The Mayoral Press Secretary’s “Go Fuck Yourself” Just Part of His Considerable Charm
“Give him a break, he’s young” were the words one outgoing official in the Giuliani administration said to a Room 9 reporter the day Edward Skyler became Mayor Michael Bloomberg’s press secretary.
The 28-year-old, who had served as a spokesman for the new Mayor’s campaign after serving as an underling in the hard-bitten Giuliani press office, had already pretty well earned his stripes. But faced with representing a wild-card Mayor to the public in the aftermath of the Sept. 11 terrorist attack, some strain showed. Mr. Skyler- né Schmukler (his parents “felt it was a difficult name”)-was almost immediately tagged as short-tempered and sanctimonious by the Room 9 reporters, (and they were used to a combat-zone atmosphere between Gracie Mansion and the steps of City Hall in the last administration.) That was 2001.
The chill still hadn’t worn off by Thanksgiving of 2002.
Channel 2 reporter Andrew Kirtzman, whose biography of Mr. Skyler’s ex-boss Mayor Giuliani set off a few firecrackers in Rudy’s lame-duck days, asked Mayor Bloomberg that morning what the public might think of police arresting the homeless on the holiday. Things got heated.
“Congratulations,” Mr. Kirtzman said to Mr. Skyler. “You have won permanent asshole status.”
“Go fuck yourself,” was Mr. Skyler’s response.
Mr. Kirtzman returned the compliment.
It was a beautiful thing.
But by Thanksgiving 2003, things had gotten better. “I give him a most-improved player award for the past year,” one reporter said. “I think he’s thawed. He’s less gratuitously prickly.”
On a Sunday in early December, with the Mayor off on a fairly safe round of church stops in Brooklyn to announce a planned trip to Haiti, Mr. Skyler folded his lanky 6-foot-4 frame into a booth at the back of Café Lebowitz, a few blocks from his apartment on Mulberry Street.
He waved off the suggestion that two years in office have mellowed him. But then he paused and acknowledged some changes. “There’s probably a certain comfort level that comes with having done the job for a time,” he said. “Also, I’m self-aware enough to know that when I do make a mistake, I have to watch it be dissected by people that are all too happy to do it. I really don’t want to give anybody that satisfaction.”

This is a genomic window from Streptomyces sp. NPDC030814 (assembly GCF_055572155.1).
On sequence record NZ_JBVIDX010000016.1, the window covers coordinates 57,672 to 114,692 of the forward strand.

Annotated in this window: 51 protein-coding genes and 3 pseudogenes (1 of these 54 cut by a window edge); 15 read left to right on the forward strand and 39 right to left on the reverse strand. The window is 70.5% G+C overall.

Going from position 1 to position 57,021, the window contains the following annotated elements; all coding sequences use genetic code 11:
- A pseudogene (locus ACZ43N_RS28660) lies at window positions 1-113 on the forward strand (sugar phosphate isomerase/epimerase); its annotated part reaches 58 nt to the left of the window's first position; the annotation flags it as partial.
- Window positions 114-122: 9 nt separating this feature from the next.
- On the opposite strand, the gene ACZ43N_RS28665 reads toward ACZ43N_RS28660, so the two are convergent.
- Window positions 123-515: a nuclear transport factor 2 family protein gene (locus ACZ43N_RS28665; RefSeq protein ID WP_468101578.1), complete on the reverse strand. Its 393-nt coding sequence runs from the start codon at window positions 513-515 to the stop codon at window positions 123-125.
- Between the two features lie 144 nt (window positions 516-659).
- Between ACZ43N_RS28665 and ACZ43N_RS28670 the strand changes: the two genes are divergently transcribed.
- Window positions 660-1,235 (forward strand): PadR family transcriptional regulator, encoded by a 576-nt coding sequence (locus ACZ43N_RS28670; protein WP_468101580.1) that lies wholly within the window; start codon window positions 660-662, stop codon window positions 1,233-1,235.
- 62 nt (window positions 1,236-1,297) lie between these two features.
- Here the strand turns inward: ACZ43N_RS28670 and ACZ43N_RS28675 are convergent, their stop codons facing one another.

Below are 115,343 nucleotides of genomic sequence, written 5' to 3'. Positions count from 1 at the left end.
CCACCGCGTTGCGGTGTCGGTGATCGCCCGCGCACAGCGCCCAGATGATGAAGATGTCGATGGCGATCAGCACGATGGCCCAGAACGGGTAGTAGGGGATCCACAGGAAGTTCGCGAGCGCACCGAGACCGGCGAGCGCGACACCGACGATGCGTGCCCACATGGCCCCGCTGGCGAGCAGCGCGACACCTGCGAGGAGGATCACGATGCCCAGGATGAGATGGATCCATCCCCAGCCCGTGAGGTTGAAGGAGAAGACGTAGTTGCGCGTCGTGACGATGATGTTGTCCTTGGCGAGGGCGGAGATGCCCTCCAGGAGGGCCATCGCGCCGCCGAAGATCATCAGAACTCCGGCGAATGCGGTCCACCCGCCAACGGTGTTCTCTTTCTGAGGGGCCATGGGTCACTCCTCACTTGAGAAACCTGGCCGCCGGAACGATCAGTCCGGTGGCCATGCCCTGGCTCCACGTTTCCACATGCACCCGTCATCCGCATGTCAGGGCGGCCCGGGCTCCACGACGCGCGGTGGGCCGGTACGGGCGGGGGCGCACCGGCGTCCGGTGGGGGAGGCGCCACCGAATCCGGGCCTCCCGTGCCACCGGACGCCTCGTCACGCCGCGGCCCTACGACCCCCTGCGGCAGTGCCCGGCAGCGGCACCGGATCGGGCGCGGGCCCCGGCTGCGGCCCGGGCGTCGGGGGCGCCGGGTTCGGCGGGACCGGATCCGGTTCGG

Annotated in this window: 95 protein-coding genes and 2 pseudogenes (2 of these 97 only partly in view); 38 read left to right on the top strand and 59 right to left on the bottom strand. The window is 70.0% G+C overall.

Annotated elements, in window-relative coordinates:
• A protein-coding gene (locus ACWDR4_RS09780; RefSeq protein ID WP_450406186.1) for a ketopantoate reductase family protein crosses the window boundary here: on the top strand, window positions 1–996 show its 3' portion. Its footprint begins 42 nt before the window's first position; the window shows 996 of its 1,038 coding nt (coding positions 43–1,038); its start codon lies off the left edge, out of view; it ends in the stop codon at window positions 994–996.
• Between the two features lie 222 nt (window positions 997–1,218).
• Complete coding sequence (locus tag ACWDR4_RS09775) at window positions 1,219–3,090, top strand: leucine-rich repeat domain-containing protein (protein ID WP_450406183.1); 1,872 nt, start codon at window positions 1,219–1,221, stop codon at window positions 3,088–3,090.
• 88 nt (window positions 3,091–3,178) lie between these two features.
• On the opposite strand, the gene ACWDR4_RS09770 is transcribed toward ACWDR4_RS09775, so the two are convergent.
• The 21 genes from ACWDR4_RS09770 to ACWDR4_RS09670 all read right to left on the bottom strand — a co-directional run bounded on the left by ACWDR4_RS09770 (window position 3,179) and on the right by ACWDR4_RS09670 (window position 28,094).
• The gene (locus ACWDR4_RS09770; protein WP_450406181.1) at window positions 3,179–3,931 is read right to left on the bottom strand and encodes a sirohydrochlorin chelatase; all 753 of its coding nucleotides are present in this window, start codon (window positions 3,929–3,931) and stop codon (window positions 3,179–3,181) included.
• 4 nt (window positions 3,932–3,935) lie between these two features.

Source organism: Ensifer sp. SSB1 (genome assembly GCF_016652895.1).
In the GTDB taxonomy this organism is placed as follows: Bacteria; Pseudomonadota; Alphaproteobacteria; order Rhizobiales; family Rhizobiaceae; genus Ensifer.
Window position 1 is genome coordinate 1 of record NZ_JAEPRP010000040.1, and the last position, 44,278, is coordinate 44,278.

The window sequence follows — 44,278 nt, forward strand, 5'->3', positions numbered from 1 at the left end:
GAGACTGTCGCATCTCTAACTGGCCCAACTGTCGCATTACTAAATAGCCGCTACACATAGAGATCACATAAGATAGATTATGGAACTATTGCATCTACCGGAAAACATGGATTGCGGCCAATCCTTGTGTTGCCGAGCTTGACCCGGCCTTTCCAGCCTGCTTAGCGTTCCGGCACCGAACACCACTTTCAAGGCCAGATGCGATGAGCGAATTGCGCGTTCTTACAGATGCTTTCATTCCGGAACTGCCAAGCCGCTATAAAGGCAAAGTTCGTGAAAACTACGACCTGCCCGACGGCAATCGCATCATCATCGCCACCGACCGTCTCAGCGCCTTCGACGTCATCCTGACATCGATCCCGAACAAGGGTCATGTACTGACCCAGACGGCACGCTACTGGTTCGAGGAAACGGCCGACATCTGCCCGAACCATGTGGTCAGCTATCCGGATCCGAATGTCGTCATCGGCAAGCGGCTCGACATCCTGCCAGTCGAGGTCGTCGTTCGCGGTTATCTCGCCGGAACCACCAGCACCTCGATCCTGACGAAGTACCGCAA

Like most days, Sunday had started early. His cell phone had rung at 6 a.m. Mr. Skyler said it’s been known to go off while he’s on a date, putting an abrupt end to the night’s proceedings.
“The job certainly puts strain on your personal life,” he said. Recently it has been up to Mr. Skyler to explain, justify and defend some of the Mayor’s positions-like the increase in the city property tax and the smoking ban-that have provoked only slightly less invective on the city’s editorial sheets.
Mr. Skyler, who is paid $162,800 a year and supervises a staff of 15, has gotten good marks for holding his own under tremendous pressure as Mr. Bloomberg’s approval ratings continue to hover well below 40 percent. At Thanksgiving 2003, Mr. Skyler got another lovely gift: The New York Post produced a poll saying New Yorkers would rather kick the billionaire Mayor to the curb than have him over for Thanksgiving.
Still, Mr. Skyler’s been having a better ride lately. Once a rumpled-oxford-and-blazer-wearing member of the Collegiate high-school troupe, the native Upper East Sider and his two older sisters are veterans of the public-school system, too. The name “Schmukler” had followed him as far as middle school.
But after doing time as a history major at the University of Pennsylvania, Mr. Skyler became one of that select band of young, fresh college graduates to work at the city’s Parks Department under its eccentric head, Commissioner Henry Stern.
He got $22,000 and a nickname-”Skylark”-and his induction into the city’s political machine: Mr. Skyler was soon put in charge of the department’s press office. Night classes at the Fordham University School of Law shored up his résumé, but his big selling point has always been the same.
“His greatest gift is that he’s able to say insulting things about other people in a kindly way so they don’t really get upset-which is exactly what his boss needs,” Mr. Stern said.
In the waning days of the Giuliani administration, Mr. Skyler got to work with a press office that pretty much had the act down pat. “We learned how to handle the press, how to deal with tough, aggressive reporters,” said Matthew Higgins, spokesman for the Lower Manhattan Development Corporation, who worked with Mr. Skyler in the Giuliani press office.
But they hadn’t done their own reporting when Mr. Skyler left to join Bloomberg L.P.’s corporate communications department in 2000, as rumors swirled that the media mogul might run for Mayor. Mr. Skyler said that Mr. Bloomberg’s prospective candidacy was never mentioned to him. Others seem to raise an eyebrow at this felicity.
“I thought it was a smart move at the time,” Mr. Higgins said of Mr. Skyler’s move from City Hall to Bloomberg. “I didn’t realize how smart.”
Mr. Skyler joined the Bloomberg campaign in May 2001. Few insiders and reporters believed Mr. Bloomberg had a chance as a Republican in a highly Democratic town, and that skepticism was evident in the early coverage of the race. “It was like almost like a bunker mentality,” Mr. Skyler said. Once Mr. Bloomberg fooled the doubters and defeated Mark Green in November, Mr. Skyler was on his way back to the City Hall press office.
“I probably wanted to prove myself, making sure people knew they couldn’t push my boss around,” he said. “It helps that I like the person I work for.”